This method is illustrated on a 1 mm thick ZnTe crystal. In Fig. 3a, the raw measured waveforms are shown: we can clearly observe the time delay which is caused by insertion of the ZnTe crystal into the terahertz beam. The decrease in the waveform amplitude is caused mainly by Fresnel losses. The refracted index evaluated from Eq.(1) is shown in Fig. 3b.

Fig. 3. (a) Measured THz waveforms. (b) Refractive index of a ZnTe crystal evaluated from Eq. (1).

Terahertz radiation is a particularly sensitive probe of free-carriers. It is thus possible to characterize e.g. doping level or type of charge transport in semiconductors. Also many insulators exhibit a response in the far-infrared range. For example, incipient ferroelectrics like SrTiO3 have polar optical phonons in the terahertz range. The terahertz spectroscopy is than often able to reveal information on soft polar modes and relaxational mechanisms which are frequently responsible for structural (namely ferroelectric) transitions. In polar liquids, the absorption of terahertz radiation arises due to its strong interaction with permanent dipole moments of the individual molecules and subsequent collision-induced relaxation of the oriented dipoles. Conversely, the interaction used to be weak in non-polar liquids due to the absence of permanent dipole moment and free charge carriers.



Optical pump – terahertz probe spectroscopy

In optical pump – terahertz probe spectroscopy (also called time-resolved terahertz spectroscopy), the dynamics photo-initiated by a visible or infrared pump pulse is probed by a delayed terahertz pulse. From the pump-induced change of the probing terahertz pulse it is possible to extract the time-dependent transient conductivity of the studied sample. Owing to the low energy of terahertz photons, optical pump – terahertz probe spectroscopy constitutes an excellent non-destructive non-contact electrical probe of various transport processes.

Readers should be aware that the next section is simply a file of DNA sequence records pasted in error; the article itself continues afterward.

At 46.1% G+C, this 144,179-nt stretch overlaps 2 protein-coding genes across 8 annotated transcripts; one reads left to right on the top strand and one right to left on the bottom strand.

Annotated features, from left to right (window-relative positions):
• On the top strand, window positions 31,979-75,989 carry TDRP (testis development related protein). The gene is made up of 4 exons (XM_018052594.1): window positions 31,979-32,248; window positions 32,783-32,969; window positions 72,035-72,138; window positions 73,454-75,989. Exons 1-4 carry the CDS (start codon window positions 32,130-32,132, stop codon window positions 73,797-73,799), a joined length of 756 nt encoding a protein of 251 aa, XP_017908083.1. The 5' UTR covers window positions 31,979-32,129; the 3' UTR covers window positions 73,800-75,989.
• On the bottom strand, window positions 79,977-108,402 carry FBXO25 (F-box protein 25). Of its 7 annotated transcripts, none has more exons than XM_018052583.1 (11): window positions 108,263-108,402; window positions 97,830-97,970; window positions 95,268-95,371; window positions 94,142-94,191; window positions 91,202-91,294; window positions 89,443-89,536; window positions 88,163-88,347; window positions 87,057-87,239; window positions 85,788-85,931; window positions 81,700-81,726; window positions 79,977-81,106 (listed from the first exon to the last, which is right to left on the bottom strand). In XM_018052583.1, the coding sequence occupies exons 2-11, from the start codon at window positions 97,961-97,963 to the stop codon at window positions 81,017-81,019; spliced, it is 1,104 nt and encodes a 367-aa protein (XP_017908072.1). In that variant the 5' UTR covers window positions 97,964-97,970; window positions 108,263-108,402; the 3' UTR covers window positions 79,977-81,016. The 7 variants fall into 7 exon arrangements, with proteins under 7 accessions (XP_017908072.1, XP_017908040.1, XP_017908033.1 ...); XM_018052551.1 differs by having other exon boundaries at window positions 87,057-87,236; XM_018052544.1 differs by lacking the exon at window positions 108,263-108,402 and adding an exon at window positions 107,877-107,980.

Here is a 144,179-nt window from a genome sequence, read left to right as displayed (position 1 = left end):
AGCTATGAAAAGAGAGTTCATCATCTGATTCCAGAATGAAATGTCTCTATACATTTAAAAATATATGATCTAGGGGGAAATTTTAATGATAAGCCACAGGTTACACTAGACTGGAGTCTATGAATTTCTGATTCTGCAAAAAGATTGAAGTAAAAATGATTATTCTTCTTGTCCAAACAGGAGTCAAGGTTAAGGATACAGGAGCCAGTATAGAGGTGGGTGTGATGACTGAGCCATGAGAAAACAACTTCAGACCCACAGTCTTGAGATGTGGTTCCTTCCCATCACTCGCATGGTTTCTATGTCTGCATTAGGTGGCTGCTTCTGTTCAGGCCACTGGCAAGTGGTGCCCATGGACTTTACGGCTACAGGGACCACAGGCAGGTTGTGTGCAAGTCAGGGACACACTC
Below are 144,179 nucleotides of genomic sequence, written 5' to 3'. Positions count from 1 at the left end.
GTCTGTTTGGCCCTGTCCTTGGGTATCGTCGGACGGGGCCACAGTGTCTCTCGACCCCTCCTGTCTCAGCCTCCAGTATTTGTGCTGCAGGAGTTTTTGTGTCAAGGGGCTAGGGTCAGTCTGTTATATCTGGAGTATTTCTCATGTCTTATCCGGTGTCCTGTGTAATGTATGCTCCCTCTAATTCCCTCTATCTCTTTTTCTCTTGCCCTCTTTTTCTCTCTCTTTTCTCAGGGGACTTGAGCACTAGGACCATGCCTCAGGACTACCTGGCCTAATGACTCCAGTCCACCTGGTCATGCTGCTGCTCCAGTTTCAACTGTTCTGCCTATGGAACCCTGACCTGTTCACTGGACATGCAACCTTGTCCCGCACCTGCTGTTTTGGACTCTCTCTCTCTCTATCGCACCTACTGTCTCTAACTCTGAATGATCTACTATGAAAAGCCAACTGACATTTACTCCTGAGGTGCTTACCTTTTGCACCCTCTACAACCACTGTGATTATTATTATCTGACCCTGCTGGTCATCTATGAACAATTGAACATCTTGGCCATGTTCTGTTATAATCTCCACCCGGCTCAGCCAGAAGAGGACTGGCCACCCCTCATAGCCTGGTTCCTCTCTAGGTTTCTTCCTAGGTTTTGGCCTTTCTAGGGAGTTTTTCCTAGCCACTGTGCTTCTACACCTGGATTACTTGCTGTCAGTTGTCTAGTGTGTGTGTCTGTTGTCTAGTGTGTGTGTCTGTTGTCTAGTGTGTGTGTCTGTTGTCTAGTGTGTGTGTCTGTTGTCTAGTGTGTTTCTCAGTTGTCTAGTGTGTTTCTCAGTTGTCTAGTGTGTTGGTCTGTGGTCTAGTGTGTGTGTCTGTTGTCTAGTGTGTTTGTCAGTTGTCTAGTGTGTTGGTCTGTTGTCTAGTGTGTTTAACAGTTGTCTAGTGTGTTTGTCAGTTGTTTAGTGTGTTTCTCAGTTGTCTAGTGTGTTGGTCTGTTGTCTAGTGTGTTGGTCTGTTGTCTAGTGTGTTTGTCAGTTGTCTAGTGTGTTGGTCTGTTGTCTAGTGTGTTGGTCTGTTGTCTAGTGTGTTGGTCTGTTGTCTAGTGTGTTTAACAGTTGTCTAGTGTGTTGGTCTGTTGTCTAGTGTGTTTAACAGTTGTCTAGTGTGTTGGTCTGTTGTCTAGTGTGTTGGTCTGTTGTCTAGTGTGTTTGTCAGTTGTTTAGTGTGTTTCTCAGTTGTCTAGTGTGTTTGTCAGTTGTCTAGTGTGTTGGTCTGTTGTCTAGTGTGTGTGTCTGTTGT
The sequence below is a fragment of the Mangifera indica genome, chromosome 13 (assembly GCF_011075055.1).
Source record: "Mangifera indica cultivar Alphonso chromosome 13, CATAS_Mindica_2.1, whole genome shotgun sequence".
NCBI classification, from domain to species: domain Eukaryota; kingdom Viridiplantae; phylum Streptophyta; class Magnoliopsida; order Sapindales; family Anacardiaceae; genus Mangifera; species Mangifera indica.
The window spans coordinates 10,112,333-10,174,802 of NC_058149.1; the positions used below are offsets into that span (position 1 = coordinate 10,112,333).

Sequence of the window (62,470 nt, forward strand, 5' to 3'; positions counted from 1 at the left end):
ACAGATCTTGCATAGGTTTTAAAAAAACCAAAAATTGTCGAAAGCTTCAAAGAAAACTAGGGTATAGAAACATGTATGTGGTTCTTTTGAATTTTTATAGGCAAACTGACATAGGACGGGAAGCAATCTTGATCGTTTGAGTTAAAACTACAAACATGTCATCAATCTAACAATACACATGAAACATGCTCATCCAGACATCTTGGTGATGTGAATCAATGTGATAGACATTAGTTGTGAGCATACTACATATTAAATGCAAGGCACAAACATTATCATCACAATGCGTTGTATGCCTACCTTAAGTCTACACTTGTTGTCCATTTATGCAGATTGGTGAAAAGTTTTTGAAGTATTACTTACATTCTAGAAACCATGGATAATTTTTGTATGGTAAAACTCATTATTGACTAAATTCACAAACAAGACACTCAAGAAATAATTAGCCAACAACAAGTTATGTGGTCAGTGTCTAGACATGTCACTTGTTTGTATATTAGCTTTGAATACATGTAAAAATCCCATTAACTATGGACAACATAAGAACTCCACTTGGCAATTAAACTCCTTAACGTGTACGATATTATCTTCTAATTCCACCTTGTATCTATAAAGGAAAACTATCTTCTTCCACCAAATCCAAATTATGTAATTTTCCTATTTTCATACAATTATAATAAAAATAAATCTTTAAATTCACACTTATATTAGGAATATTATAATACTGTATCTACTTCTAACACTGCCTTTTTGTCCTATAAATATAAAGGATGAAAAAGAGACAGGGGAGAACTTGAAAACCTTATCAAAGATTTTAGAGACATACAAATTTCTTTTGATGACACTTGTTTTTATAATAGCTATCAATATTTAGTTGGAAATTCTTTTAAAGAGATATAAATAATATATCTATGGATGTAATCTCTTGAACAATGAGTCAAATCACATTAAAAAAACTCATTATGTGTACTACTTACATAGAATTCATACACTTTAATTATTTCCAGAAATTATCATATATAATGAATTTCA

The analysis of the data from optical pump – terahertz probe spectroscopy is straightforward only when slow processes are investigated. In such a case, a quasi-static approximation applies and the transient conductivity Δσ( f ,τp) can be calculated as function of a pump-probe delay τp [2]:


This means, that we need to measure the transient transmission spectrum ΔTf ,τp) for the given pump-probe delay along with the transmission spectrum Tf ) of the sample in equilibrium. In practice, it this implies measurement of the photo-induced terahertz signal ΔE( f , τp) along with the terahertz signal E( f ) passing through the sample in the ground state. In the expression above, n1 and n2 are refractive indices of the superstrate and substrate, respectively, and d is an absorption length, or thickness of the sample if the sample is thinner than the absorption length. Note that a complicated analysis beyond the quasi-static approximation is required either when the investigated dynamics is faster than the terahertz pulse length, or when the transient conductivity is evaluated for pump-probe delays shorter than the terahertz pulse length [2].

An example of a transient conductivity spectrum is plotted in Fig. 4. It was measured on a silicon wafer excited by wavelength of 570 nm. The conductivity spectrum clearly demonstrates that free charges following a Drude's model are created upon photo-excitation. Another measurement, this time on a microparticles of silicon, can be found in [1].

Fig. 4. Transient conductivity spectrum of a silicon wafer 20 ps after photoexcitation. Points: experiment, lines: fit by a Drude's model with scattering time τs = 205 fs.